The results and effects are of three orders. First, we have contributed to the literature on the preference for redistribution by revisiting cross-countries differences in going beyond a transatlantic perspective and in analyzing the differentiated impact of demographic-socio-economic factors and social beliefs across countries. A major result that emerged from this perspective is that analyzing the preference for redistribution requires to mobilize various indicators, as there is a high risk of confusion when one focuses on a single indicator. Second, we have contributed to the long term analysis of inequalities by including political economy analysis of social values and welfare systems that may explain the different trajectories. In doing so, we have connected two patterns regarding redistribution - facts and beliefs - in challenging the idea that there are only two worlds, across the Atlantic. We have defined the Japanese pattern, which does correspond nor to the American dream neither to the “European pessimism” (Benabou & Tirole, 2006). To put it simply, our result is that, in contemporary Japan, there is a very low expectation to improve one’s social position over the lifecycle and it dramatically affects the support for redistribution. Finally, our analysis has tried to explain the origin of different social values across the three regions, especially by analyzing the effect of welfare system constructions and of migration policies on social values. According to our results, the preference for redistribution is higher in Europe and in the US, relatively to Japan, where the preference for inclusive growth is much stronger.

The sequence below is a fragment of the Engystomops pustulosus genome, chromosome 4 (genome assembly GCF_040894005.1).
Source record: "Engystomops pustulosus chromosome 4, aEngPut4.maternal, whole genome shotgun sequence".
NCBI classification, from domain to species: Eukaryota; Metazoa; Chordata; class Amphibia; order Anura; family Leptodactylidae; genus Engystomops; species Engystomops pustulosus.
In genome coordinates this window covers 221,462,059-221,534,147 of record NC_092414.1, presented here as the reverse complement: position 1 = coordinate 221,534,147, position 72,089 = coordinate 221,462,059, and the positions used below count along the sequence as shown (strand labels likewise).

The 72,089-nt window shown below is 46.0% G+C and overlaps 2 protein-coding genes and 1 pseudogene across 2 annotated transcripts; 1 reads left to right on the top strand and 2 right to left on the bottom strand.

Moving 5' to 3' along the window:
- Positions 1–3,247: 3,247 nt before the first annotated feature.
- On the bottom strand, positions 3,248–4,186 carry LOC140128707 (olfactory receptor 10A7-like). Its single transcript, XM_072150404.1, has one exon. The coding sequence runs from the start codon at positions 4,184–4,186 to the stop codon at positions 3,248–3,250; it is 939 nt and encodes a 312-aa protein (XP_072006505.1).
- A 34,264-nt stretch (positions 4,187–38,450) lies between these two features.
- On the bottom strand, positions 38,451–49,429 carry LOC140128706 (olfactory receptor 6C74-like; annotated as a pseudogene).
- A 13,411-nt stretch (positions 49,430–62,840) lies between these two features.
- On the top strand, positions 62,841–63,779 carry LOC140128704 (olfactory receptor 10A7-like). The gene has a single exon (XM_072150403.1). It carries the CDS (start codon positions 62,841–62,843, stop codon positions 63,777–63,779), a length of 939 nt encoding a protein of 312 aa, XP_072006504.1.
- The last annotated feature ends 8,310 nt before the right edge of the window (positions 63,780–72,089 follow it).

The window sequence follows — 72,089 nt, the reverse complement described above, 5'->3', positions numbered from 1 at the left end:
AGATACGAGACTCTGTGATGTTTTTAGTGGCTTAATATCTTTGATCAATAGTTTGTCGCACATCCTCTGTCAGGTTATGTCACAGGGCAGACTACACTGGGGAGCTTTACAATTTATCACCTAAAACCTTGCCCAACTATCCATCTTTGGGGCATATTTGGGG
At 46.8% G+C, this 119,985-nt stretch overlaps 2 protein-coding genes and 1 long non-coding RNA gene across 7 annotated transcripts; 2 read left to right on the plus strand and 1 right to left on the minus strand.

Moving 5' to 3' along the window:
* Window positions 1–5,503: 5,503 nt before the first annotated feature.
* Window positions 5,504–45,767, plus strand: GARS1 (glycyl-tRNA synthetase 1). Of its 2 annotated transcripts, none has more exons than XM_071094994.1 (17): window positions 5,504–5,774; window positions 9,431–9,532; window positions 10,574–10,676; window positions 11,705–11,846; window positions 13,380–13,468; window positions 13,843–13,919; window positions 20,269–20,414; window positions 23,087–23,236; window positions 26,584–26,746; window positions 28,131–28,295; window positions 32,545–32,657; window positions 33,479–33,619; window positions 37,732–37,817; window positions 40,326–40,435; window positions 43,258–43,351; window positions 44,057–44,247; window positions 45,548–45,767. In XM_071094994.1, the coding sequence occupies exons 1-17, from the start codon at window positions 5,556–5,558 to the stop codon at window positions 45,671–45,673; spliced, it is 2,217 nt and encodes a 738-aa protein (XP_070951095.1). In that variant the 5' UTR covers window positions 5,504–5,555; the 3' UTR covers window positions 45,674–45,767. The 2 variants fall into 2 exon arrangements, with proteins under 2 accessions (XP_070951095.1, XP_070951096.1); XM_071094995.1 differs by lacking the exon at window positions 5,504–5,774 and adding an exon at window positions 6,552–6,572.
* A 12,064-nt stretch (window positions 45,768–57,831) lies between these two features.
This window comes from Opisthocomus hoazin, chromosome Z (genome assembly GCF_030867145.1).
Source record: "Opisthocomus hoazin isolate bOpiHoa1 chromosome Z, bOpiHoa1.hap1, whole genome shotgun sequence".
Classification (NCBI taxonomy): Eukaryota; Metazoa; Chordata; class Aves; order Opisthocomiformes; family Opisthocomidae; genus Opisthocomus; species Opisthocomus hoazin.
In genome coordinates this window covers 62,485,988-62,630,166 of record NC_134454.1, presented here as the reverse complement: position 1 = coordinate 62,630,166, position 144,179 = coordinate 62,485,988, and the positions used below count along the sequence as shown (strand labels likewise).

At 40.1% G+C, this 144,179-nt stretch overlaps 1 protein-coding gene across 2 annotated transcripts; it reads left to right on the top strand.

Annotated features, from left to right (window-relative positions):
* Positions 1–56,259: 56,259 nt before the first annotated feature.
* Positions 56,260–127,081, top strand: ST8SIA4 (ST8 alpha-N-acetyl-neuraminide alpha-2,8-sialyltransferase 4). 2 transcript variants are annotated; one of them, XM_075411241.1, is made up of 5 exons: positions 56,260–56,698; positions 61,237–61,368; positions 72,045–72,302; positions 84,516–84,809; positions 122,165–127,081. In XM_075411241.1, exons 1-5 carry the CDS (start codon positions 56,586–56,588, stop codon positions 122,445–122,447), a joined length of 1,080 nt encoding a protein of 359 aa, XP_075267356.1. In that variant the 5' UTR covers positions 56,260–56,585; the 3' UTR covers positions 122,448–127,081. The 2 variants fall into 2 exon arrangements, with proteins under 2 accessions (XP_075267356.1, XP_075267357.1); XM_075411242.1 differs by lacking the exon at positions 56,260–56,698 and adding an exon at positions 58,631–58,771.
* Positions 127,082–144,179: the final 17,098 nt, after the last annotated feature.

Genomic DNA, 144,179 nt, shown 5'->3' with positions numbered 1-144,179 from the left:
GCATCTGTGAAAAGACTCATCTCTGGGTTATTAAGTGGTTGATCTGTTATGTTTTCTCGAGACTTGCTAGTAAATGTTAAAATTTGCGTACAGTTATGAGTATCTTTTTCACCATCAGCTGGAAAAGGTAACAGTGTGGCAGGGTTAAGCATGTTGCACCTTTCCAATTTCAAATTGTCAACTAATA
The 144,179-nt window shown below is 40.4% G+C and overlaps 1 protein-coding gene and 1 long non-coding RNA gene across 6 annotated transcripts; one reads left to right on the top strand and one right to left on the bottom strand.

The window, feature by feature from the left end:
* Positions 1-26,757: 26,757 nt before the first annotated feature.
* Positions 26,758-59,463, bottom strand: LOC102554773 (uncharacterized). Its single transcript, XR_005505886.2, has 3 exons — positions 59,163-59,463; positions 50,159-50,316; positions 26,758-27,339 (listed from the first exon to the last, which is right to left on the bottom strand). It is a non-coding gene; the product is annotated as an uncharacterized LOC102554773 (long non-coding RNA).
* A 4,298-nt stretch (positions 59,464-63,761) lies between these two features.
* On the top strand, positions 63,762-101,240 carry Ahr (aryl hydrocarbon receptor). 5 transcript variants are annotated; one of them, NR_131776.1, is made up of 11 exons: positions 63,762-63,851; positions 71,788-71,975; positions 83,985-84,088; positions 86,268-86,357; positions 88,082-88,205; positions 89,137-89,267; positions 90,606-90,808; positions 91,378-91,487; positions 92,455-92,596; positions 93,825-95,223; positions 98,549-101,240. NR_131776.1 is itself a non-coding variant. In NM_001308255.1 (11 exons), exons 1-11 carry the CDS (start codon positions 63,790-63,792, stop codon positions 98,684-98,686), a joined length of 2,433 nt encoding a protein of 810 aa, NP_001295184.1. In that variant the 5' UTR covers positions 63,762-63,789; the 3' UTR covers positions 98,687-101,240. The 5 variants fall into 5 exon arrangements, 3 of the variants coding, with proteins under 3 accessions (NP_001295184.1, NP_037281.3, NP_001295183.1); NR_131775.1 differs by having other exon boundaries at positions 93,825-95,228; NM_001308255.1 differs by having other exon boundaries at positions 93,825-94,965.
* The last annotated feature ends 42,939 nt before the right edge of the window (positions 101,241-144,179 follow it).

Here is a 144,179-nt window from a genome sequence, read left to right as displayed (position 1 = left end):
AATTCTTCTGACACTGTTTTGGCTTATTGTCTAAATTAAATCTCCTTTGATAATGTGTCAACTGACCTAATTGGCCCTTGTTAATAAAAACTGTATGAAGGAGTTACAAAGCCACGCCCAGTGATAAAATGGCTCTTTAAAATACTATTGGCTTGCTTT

Our project has three major tangible outcomes. First, we have published a set of 4 columns in the French newspaper Le Monde (25 March 2019). Second, we are engaged in the process of publishing a special issue of an academic journal. Third, we have widely diffused our research through our website (http://ffj.ehess.fr/). It concerns our papers but also the related events (workshops and major symposium organized in Paris on 2019, June 4th, with the participation of OECD and UNESCO representatives but also students, researchers, diplomats and business people). In doing so, we expect to have renew the discussion not only in academic circles but also in the society as a whole.